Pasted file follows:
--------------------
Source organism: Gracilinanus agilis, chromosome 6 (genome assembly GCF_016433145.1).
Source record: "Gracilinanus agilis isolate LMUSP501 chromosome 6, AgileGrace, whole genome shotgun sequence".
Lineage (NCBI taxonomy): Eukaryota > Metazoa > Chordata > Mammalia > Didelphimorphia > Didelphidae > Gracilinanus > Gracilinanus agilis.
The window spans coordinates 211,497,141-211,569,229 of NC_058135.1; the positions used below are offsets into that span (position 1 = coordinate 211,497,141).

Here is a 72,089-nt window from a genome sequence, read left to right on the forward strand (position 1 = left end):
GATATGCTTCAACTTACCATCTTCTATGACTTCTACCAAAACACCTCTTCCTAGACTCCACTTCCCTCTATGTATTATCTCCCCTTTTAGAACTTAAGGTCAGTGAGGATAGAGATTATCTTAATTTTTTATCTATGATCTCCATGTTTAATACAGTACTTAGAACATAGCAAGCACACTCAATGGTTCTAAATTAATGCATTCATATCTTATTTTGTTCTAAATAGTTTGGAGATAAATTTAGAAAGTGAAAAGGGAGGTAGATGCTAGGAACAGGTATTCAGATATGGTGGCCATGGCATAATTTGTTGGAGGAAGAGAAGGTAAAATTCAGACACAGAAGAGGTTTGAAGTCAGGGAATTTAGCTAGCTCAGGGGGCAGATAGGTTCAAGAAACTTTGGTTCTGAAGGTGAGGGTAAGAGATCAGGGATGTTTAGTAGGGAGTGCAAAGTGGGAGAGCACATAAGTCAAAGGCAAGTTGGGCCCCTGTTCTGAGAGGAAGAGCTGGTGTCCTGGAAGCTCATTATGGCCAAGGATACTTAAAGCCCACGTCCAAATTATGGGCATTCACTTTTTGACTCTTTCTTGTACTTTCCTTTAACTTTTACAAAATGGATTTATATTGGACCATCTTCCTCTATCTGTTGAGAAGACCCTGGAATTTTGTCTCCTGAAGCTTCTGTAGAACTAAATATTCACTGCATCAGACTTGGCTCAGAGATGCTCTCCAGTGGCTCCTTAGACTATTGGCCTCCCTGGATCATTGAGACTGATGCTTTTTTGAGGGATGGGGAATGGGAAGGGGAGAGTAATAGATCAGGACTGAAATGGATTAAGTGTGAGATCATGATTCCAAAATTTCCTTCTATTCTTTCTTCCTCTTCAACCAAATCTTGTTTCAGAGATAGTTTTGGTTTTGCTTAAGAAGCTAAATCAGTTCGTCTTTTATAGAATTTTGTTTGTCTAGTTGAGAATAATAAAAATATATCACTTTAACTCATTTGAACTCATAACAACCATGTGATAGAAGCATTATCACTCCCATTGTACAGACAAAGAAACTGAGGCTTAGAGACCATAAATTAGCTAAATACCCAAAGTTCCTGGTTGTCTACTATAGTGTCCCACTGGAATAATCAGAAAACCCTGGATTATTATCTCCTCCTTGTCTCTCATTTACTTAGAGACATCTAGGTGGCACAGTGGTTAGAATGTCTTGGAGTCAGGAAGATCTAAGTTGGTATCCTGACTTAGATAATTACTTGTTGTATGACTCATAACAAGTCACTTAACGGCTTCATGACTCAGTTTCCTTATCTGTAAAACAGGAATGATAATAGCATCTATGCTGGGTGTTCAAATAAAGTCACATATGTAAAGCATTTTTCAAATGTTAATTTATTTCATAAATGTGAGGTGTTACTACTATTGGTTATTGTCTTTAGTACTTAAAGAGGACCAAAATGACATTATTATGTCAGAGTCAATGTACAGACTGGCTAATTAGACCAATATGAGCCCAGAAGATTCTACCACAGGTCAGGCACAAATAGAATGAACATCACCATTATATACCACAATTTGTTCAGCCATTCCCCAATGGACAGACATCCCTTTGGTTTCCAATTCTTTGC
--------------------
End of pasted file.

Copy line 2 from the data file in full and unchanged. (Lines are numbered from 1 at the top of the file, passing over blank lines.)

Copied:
Source record: "Gracilinanus agilis isolate LMUSP501 chromosome 6, AgileGrace, whole genome shotgun sequence".